l The most important indicator for early negative exclusion of AMI.
Myoglobin, one of the earliest detectable markers after the onset of acute myocardial infarction (AMI), begins to be released into the blood within 1 hour after the onset of AMI. As its diagnostic specificity is not high, mainly negative results can be used for early exclusion diagnosis.
l More sensitive indicator for AMI recurrence monitoring and reperfusion therapy monitoring.
Myoglobin returns to baseline concentration within the first day after the attack and then rises rapidly when there is another infarction, forming a multi-peak phenomenon that can counteract the periodic spontaneous coronary reinfarction and reperfusion of locally ischemic myocardium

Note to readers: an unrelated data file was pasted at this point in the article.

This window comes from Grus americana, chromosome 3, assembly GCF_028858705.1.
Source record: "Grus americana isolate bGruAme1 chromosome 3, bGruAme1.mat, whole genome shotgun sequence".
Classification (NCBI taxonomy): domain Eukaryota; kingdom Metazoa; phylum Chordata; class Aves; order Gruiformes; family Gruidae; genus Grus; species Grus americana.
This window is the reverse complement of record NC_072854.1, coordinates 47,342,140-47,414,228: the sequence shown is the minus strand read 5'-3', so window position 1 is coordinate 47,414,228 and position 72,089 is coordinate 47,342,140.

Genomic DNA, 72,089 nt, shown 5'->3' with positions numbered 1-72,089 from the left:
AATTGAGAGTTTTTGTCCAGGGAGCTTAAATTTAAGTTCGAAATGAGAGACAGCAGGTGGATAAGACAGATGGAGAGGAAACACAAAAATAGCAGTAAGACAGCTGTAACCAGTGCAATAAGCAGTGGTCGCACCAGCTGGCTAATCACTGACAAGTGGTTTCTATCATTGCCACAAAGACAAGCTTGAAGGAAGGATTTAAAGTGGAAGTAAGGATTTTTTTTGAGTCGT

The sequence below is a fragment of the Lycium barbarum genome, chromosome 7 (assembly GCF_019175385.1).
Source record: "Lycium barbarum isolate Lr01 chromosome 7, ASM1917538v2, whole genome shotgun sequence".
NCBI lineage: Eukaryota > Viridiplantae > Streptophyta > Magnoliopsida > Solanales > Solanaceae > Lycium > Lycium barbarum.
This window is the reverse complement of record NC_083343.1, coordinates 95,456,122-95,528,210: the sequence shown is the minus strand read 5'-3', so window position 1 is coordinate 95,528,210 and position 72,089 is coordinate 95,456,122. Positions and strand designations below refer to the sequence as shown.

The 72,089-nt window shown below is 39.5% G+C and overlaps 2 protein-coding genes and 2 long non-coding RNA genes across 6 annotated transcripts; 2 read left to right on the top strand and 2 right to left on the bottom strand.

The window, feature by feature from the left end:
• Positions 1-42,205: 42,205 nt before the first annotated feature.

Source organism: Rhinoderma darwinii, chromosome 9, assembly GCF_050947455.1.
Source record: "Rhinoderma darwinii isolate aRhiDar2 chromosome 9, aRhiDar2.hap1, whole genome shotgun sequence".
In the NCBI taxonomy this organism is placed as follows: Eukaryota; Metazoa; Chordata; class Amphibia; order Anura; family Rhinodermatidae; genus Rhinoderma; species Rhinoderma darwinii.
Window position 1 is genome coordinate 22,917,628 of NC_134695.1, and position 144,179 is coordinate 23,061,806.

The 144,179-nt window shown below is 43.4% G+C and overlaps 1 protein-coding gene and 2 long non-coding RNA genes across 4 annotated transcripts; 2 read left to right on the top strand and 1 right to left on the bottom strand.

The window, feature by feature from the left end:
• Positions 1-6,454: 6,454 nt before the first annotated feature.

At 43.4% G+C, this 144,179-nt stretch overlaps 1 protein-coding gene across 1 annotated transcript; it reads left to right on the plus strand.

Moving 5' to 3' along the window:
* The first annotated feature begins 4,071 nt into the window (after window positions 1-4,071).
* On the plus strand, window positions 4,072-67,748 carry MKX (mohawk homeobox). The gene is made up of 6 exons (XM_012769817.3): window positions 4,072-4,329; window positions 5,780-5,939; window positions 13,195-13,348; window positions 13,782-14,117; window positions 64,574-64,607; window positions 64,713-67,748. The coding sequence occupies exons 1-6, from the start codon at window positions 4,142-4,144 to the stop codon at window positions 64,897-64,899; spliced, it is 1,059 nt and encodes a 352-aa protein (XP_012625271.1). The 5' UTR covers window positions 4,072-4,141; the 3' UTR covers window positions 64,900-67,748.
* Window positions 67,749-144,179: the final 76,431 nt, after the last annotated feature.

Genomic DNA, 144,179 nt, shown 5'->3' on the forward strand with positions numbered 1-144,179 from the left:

l Combined test for the four indicators of heart attack
The time of elevation of cTnI, CK-MB, Myo, and H-FABP in blood, time of reaching peak in blood, time to normalization, and clinical significance are different. The detection of AMI is not sufficient if a single indicator is tested. Therefore, simultaneous rapid detection of these three markers can improve early sensitivity and late specificity in the diagnosis of heart disease.